The Festival of Sukkot – “Booths” or “Tabernacles” is celebrated for seven days in Israel and eight days in the Diaspora, starting on the fifteenth day of the Hebrew month of Tishrei. It is one of the three festivals during which Jewish men were required to make pilgrimage to Jerusalem in the times of the Holy Temple.
Nowadays, in the absence of Temple service, the main focus of the holiday is to dwell in a sukkah (singular of “sukkot”), which is a four-walled booth topped with branches called schach. For the purposes of the divine command, “dwelling” is defined as eating and sleeping, so Jewish men are required to sleep every night of Sukkot in this hut, and all meals are to be eaten within it. The only exception to the law of dwelling is if it is raining – not just any rain, but raining hard enough to affect the taste of the soup, at which point the meal is allowed to move inside. These flimsy huts are meant to recall the tents that the Israelites lived in for forty years in the desert in between leaving slavery in Egypt and reaching the Promised Land.
The first and last day – or in the Diaspora the first and last two days – are a Sabbath-like holiday, called a yom tov, in which creative labor may not be done except for cooking as necessary for the holiday. Like most Jewish holidays, there are mandated feasts which include bread and meat and wine, and family and neighbors invite each other over to eat together in the sukkah.
At the same time that families are accepting physical guests into their sukkot, they have ushpizin, spiritual guests, and on each night a different person from Jewish history is invited into the sukkah: on the first night the patriarch Abraham, then Isaac, next Jacob, then Moses, Aaron, Joseph, and David. Some also have the custom of inviting biblical women as well, or remembering rabbis or various deceased family members.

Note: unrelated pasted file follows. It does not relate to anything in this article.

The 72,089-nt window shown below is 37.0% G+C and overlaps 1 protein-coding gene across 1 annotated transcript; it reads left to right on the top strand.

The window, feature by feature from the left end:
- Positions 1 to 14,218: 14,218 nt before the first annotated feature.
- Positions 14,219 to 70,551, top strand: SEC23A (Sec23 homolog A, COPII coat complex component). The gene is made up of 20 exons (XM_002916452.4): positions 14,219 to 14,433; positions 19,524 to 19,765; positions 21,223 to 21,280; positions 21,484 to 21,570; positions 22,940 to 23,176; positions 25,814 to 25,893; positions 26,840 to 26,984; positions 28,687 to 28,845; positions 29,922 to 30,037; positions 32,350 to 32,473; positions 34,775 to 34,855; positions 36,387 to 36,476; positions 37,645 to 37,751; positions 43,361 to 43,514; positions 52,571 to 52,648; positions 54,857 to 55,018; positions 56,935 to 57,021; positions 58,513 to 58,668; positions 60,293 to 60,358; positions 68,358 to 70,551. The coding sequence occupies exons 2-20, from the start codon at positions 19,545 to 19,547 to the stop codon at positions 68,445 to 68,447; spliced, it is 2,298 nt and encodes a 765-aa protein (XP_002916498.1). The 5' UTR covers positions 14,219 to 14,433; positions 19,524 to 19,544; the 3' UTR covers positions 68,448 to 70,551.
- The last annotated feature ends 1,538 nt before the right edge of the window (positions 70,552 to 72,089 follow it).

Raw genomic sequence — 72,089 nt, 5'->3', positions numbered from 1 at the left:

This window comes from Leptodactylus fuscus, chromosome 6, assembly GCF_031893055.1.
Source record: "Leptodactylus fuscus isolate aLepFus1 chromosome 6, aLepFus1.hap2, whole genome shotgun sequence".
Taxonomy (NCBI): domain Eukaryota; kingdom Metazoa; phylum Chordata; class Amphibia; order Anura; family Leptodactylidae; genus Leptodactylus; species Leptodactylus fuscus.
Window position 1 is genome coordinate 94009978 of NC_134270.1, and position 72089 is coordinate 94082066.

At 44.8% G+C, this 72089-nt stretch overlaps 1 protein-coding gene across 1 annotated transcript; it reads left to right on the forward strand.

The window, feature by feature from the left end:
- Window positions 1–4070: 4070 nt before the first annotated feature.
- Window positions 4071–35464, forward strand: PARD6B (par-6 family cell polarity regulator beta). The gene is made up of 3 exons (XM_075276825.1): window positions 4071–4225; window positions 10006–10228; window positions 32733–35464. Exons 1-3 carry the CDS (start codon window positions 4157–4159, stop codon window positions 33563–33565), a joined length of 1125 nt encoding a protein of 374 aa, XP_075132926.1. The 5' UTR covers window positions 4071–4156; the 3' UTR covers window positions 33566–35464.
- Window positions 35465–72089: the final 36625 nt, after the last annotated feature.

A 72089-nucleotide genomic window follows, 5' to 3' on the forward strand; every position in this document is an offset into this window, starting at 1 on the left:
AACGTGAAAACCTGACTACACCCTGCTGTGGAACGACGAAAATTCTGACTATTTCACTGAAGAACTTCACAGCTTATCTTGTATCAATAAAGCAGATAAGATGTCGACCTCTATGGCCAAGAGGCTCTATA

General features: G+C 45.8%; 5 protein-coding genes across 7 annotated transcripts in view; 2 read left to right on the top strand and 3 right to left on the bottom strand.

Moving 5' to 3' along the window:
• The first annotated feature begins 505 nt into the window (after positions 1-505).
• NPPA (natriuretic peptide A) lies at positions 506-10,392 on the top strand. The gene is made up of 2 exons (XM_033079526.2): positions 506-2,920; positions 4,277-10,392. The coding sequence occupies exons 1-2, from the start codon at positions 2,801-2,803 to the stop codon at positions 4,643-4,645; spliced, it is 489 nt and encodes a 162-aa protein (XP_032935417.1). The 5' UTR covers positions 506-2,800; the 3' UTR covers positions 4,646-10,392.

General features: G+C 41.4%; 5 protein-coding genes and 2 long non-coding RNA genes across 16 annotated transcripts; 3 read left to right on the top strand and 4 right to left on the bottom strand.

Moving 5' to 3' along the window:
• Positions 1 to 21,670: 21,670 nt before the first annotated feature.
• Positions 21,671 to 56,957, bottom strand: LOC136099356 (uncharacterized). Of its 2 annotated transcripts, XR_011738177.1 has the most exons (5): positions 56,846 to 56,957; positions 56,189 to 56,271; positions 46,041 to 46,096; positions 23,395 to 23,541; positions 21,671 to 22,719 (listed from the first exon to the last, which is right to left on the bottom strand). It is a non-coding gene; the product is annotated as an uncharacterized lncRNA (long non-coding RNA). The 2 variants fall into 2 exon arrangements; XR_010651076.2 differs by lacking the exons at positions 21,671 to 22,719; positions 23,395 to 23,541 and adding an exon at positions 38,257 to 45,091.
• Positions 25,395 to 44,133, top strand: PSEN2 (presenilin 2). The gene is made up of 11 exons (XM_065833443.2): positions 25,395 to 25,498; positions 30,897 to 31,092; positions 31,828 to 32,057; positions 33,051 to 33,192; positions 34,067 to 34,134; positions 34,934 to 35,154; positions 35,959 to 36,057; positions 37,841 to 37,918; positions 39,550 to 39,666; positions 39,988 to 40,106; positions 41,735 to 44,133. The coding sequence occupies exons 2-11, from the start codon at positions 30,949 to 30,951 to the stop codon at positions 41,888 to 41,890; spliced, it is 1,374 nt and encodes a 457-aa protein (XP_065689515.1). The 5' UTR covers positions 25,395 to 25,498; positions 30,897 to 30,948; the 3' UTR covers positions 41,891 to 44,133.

The last two days, during which sleeping in the Sukkah is no longer required (and is in fact forbidden), are called Shemini Atzeret and Simchat Torah, and they are compressed into one day in Israel. Simchat Torah literally means “the joy of the Torah” and it is a time of much rejoicing, dancing, singing, and feating.
The other highlight of Sukkos is reciting a blessing over the arba minim, the Four Species, in remembrance to the agricultural aspect of this ancient harvesting holiday. Willow, myrtle, palm, and citron are combined in a sort of bouquet and a blessing is recited before they are held up and waved in different directions. During synagogue services, men walk in circles around the sanctuary while holding their Four Species, a process called “Hoshanot” (singular Hoshana) – supplications. The seventh day of Sukkot is called Hoshana Rabbah – the Great Supplication, where everyone pleads for Divine mercy for the coming year.
Sukkot marks the end of the month-long “High Holy Days”, and is followed by more than a month of no major Jewish holidays, until Chanukah arrives in the winter. Spiritually, it also serves as a sort of “extension” to the repentance of Rosh Hashanah and Yom Kippur, and its end marks the end of the time when G-d is judging the Jewish people.
When is Sukkot?
Sukkot is observed on the 21st day of Tishrei, the seventh month of the Jewish Calendar. It is only a floating holiday in respect to the Gregorian Calendar.